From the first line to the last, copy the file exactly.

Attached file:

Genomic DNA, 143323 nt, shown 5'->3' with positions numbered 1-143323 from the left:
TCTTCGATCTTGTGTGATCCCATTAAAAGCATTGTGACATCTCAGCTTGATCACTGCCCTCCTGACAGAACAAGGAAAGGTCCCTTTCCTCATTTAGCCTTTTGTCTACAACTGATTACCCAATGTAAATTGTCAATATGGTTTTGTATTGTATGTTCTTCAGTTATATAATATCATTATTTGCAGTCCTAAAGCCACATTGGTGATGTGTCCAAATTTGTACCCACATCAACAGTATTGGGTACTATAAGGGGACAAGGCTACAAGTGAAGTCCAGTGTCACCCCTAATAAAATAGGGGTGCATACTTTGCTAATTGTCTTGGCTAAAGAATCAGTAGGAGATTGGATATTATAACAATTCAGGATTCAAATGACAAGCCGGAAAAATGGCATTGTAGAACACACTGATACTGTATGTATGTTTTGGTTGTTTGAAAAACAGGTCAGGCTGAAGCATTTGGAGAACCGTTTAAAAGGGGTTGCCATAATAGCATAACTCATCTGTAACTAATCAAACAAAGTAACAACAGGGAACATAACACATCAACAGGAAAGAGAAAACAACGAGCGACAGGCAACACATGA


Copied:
Genomic DNA, 143323 nt, shown 5'->3' with positions numbered 1-143323 from the left:
TCTTCGATCTTGTGTGATCCCATTAAAAGCATTGTGACATCTCAGCTTGATCACTGCCCTCCTGACAGAACAAGGAAAGGTCCCTTTCCTCATTTAGCCTTTTGTCTACAACTGATTACCCAATGTAAATTGTCAATATGGTTTTGTATTGTATGTTCTTCAGTTATATAATATCATTATTTGCAGTCCTAAAGCCACATTGGTGATGTGTCCAAATTTGTACCCACATCAACAGTATTGGGTACTATAAGGGGACAAGGCTACAAGTGAAGTCCAGTGTCACCCCTAATAAAATAGGGGTGCATACTTTGCTAATTGTCTTGGCTAAAGAATCAGTAGGAGATTGGATATTATAACAATTCAGGATTCAAATGACAAGCCGGAAAAATGGCATTGTAGAACACACTGATACTGTATGTATGTTTTGGTTGTTTGAAAAACAGGTCAGGCTGAAGCATTTGGAGAACCGTTTAAAAGGGGTTGCCATAATAGCATAACTCATCTGTAACTAATCAAACAAAGTAACAACAGGGAACATAACACATCAACAGGAAAGAGAAAACAACGAGCGACAGGCAACACATGA